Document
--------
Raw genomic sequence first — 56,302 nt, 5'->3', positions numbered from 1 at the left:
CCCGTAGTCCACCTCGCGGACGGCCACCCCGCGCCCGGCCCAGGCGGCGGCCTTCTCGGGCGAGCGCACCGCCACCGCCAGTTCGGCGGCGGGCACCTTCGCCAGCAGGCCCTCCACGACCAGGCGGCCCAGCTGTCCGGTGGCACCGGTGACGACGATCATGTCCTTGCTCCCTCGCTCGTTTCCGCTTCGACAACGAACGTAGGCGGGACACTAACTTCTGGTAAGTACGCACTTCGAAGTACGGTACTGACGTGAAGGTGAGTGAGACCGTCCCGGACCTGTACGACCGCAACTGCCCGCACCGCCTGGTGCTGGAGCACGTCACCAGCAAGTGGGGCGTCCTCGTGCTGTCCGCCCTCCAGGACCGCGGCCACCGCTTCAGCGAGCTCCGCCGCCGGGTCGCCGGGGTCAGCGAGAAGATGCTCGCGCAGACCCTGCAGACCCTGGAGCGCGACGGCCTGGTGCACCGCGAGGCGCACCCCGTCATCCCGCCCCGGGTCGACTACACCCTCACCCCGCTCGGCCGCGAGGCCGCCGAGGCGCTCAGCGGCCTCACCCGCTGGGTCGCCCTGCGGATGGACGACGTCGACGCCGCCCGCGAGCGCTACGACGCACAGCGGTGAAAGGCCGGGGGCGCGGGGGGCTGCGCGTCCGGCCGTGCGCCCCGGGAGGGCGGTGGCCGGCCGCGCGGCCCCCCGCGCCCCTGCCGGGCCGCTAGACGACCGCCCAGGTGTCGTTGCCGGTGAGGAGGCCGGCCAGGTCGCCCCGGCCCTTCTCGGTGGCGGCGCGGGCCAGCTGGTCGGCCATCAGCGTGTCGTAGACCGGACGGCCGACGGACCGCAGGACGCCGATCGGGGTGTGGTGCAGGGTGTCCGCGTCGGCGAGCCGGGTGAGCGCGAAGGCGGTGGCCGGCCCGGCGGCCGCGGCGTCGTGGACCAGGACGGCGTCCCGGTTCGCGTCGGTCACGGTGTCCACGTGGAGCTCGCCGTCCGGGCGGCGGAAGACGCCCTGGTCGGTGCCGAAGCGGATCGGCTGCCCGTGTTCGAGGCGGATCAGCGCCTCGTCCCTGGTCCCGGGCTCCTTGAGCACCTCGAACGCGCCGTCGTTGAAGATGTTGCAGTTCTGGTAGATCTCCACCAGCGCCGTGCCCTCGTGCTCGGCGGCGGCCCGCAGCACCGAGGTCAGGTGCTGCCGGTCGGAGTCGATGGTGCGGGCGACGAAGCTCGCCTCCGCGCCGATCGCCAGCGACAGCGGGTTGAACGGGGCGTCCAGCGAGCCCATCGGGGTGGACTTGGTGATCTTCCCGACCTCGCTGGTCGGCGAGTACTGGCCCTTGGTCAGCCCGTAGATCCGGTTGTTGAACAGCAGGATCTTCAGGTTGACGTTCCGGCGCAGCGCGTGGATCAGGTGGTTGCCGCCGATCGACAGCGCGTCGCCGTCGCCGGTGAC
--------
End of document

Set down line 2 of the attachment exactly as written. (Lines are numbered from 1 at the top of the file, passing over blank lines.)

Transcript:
CCCGTAGTCCACCTCGCGGACGGCCACCCCGCGCCCGGCCCAGGCGGCGGCCTTCTCGGGCGAGCGCACCGCCACCGCCAGTTCGGCGGCGGGCACCTTCGCCAGCAGGCCCTCCACGACCAGGCGGCCCAGCTGTCCGGTGGCACCGGTGACGACGATCATGTCCTTGCTCCCTCGCTCGTTTCCGCTTCGACAACGAACGTAGGCGGGACACTAACTTCTGGTAAGTACGCACTTCGAAGTACGGTACTGACGTGAAGGTGAGTGAGACCGTCCCGGACCTGTACGACCGCAACTGCCCGCACCGCCTGGTGCTGGAGCACGTCACCAGCAAGTGGGGCGTCCTCGTGCTGTCCGCCCTCCAGGACCGCGGCCACCGCTTCAGCGAGCTCCGCCGCCGGGTCGCCGGGGTCAGCGAGAAGATGCTCGCGCAGACCCTGCAGACCCTGGAGCGCGACGGCCTGGTGCACCGCGAGGCGCACCCCGTCATCCCGCCCCGGGTCGACTACACCCTCACCCCGCTCGGCCGCGAGGCCGCCGAGGCGCTCAGCGGCCTCACCCGCTGGGTCGCCCTGCGGATGGACGACGTCGACGCCGCCCGCGAGCGCTACGACGCACAGCGGTGAAAGGCCGGGGGCGCGGGGGGCTGCGCGTCCGGCCGTGCGCCCCGGGAGGGCGGTGGCCGGCCGCGCGGCCCCCCGCGCCCCTGCCGGGCCGCTAGACGACCGCCCAGGTGTCGTTGCCGGTGAGGAGGCCGGCCAGGTCGCCCCGGCCCTTCTCGGTGGCGGCGCGGGCCAGCTGGTCGGCCATCAGCGTGTCGTAGACCGGACGGCCGACGGACCGCAGGACGCCGATCGGGGTGTGGTGCAGGGTGTCCGCGTCGGCGAGCCGGGTGAGCGCGAAGGCGGTGGCCGGCCCGGCGGCCGCGGCGTCGTGGACCAGGACGGCGTCCCGGTTCGCGTCGGTCACGGTGTCCACGTGGAGCTCGCCGTCCGGGCGGCGGAAGACGCCCTGGTCGGTGCCGAAGCGGATCGGCTGCCCGTGTTCGAGGCGGATCAGCGCCTCGTCCCTGGTCCCGGGCTCCTTGAGCACCTCGAACGCGCCGTCGTTGAAGATGTTGCAGTTCTGGTAGATCTCCACCAGCGCCGTGCCCTCGTGCTCGGCGGCGGCCCGCAGCACCGAGGTCAGGTGCTGCCGGTCGGAGTCGATGGTGCGGGCGACGAAGCTCGCCTCCGCGCCGATCGCCAGCGACAGCGGGTTGAACGGGGCGTCCAGCGAGCCCATCGGGGTGGACTTGGTGATCTTCCCGACCTCGCTGGTCGGCGAGTACTGGCCCTTGGTCAGCCCGTAGATCCGGTTGTTGAACAGCAGGATCTTCAGGTTGACGTTCCGGCGCAGCGCGTGGATCAGGTGGTTGCCGCCGATCGACAGCGCGTCGCCGTCGCCGGTGAC